Germany’s Crisis of Complacency
Over the past decade, Germany has gone from being the “sick man of Europe” to a bastion of stability. But with German Chancellor Angela Merkel poised to gain a fourth term, it is worth asking if too much stability can be a bad thing.
BERLIN – What a difference a decade makes. Ten years ago, Germany was cast as “the sick man of Europe,” owing to its apparent unwillingness to reform. The country suffered from high unemployment, declining competitiveness, a failing education system, an aging and shrinking population, and public debt that exceeded the limits set by the European Union’s Stability and Growth Pact.
But that was then. Today, Germany is regarded as a bastion of political stability and an island of widely shared prosperity in Europe and the world. This Sunday, Germans will elect a new government, and will most likely give Chancellor Angela Merkel a fourth term. She will then be on track to surpass her mentor, the late Helmut Kohl, as Germany’s second-longest-serving chancellor, after Otto von Bismarck. Germans can thus expect continued political stability in Berlin, and in most of their country’s 16 Länder (federal states).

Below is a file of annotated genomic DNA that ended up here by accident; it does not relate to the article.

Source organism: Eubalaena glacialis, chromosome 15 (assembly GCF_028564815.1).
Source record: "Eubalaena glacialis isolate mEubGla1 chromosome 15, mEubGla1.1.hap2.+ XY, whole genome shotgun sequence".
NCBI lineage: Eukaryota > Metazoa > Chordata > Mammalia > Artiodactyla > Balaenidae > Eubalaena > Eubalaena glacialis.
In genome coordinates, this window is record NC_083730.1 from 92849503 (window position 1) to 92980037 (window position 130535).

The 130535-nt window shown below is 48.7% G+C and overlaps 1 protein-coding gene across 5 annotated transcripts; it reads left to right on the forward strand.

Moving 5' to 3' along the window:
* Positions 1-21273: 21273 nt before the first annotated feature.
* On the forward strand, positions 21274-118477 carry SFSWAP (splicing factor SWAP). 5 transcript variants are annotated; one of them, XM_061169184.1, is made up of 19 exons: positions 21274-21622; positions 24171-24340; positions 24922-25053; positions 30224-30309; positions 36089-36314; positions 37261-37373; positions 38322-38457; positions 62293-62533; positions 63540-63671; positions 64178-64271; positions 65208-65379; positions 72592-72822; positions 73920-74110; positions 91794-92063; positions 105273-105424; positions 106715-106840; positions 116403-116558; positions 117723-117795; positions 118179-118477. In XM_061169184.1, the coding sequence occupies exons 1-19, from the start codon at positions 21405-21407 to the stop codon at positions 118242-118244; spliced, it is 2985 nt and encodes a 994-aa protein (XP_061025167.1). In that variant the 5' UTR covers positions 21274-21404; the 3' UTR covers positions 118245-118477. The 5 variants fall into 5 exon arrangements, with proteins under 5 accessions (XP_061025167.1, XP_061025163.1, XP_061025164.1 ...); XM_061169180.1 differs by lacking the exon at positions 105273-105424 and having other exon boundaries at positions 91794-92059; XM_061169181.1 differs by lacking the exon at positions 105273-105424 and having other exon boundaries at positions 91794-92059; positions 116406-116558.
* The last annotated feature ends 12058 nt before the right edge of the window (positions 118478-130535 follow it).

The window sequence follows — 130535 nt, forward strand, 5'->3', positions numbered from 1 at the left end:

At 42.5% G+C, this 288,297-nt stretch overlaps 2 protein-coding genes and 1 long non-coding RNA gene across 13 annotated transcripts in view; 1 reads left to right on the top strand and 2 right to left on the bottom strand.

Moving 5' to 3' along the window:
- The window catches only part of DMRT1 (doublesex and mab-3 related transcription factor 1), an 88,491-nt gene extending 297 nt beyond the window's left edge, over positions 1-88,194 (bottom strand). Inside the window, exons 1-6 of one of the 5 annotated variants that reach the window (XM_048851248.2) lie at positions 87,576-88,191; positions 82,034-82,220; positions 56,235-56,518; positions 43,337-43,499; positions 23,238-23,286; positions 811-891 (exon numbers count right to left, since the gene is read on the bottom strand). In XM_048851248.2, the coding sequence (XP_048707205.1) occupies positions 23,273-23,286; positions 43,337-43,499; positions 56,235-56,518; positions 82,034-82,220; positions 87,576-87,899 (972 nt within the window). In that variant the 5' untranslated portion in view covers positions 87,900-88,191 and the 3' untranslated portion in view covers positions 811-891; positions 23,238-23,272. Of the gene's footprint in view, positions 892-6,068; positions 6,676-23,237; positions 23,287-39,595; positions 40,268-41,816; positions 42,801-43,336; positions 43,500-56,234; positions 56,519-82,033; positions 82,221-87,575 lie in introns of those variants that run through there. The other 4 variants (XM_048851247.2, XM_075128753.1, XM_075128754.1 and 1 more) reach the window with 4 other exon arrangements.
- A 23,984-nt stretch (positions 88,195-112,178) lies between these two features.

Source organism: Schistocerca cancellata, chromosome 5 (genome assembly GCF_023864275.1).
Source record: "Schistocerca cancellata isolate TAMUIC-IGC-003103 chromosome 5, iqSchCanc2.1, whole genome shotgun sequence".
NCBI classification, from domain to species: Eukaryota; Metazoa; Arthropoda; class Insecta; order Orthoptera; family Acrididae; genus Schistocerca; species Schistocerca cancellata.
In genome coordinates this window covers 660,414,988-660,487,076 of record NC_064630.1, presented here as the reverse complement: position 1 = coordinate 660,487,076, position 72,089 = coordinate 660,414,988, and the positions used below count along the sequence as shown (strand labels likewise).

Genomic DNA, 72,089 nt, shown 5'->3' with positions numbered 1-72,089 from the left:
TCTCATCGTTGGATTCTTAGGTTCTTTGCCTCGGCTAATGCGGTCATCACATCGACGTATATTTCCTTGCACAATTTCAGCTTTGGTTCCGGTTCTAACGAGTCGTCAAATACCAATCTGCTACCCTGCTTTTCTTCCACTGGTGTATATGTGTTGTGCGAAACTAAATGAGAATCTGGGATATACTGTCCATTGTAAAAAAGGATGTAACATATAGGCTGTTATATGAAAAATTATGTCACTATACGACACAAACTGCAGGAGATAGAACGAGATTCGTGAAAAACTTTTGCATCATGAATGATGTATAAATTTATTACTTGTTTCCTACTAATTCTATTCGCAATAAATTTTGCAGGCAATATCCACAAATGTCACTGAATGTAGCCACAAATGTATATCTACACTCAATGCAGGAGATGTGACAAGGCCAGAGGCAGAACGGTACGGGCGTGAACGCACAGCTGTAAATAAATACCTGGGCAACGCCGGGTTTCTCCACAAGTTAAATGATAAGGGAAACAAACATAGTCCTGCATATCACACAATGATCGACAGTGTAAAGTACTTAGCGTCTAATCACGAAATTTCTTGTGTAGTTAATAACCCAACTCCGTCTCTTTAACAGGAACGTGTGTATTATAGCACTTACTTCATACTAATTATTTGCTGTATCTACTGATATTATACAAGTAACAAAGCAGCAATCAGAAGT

Political stability follows economic success. Germany’s exports and imports are booming, wages are rising, unions are content and cooperative, and the economy is near full employment. The 2008 global financial crisis is long forgotten. And an influx of almost a million migrants and refugees in recent years has been accommodated, while public budgets remain in the black.